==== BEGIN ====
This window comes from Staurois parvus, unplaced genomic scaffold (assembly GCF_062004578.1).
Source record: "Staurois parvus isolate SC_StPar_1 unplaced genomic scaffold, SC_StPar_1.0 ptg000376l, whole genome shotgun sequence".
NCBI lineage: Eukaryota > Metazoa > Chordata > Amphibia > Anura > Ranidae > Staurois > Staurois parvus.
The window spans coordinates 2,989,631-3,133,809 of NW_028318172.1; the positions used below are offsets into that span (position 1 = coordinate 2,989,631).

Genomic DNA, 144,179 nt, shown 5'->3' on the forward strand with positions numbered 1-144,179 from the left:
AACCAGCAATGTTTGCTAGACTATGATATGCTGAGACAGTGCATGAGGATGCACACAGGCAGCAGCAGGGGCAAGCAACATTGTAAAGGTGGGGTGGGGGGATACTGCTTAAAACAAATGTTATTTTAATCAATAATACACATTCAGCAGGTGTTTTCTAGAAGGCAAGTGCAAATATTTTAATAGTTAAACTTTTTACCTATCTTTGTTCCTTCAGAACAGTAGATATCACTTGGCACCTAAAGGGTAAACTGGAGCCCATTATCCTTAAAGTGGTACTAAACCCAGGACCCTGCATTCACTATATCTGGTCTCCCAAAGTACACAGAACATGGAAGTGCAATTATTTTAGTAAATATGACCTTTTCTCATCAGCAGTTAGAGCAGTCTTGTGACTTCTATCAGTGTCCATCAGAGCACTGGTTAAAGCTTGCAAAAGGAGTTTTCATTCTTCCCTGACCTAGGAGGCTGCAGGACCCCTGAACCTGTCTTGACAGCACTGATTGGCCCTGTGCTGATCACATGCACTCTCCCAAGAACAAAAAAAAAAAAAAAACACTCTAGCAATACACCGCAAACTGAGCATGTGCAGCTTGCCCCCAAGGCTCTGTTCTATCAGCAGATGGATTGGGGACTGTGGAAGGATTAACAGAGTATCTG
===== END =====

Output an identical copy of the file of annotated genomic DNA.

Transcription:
This window comes from Staurois parvus, unplaced genomic scaffold (assembly GCF_062004578.1).
Source record: "Staurois parvus isolate SC_StPar_1 unplaced genomic scaffold, SC_StPar_1.0 ptg000376l, whole genome shotgun sequence".
NCBI lineage: Eukaryota > Metazoa > Chordata > Amphibia > Anura > Ranidae > Staurois > Staurois parvus.
The window spans coordinates 2,989,631-3,133,809 of NW_028318172.1; the positions used below are offsets into that span (position 1 = coordinate 2,989,631).

Genomic DNA, 144,179 nt, shown 5'->3' on the forward strand with positions numbered 1-144,179 from the left:
AACCAGCAATGTTTGCTAGACTATGATATGCTGAGACAGTGCATGAGGATGCACACAGGCAGCAGCAGGGGCAAGCAACATTGTAAAGGTGGGGTGGGGGGATACTGCTTAAAACAAATGTTATTTTAATCAATAATACACATTCAGCAGGTGTTTTCTAGAAGGCAAGTGCAAATATTTTAATAGTTAAACTTTTTACCTATCTTTGTTCCTTCAGAACAGTAGATATCACTTGGCACCTAAAGGGTAAACTGGAGCCCATTATCCTTAAAGTGGTACTAAACCCAGGACCCTGCATTCACTATATCTGGTCTCCCAAAGTACACAGAACATGGAAGTGCAATTATTTTAGTAAATATGACCTTTTCTCATCAGCAGTTAGAGCAGTCTTGTGACTTCTATCAGTGTCCATCAGAGCACTGGTTAAAGCTTGCAAAAGGAGTTTTCATTCTTCCCTGACCTAGGAGGCTGCAGGACCCCTGAACCTGTCTTGACAGCACTGATTGGCCCTGTGCTGATCACATGCACTCTCCCAAGAACAAAAAAAAAAAAAAAACACTCTAGCAATACACCGCAAACTGAGCATGTGCAGCTTGCCCCCAAGGCTCTGTTCTATCAGCAGATGGATTGGGGACTGTGGAAGGATTAACAGAGTATCTG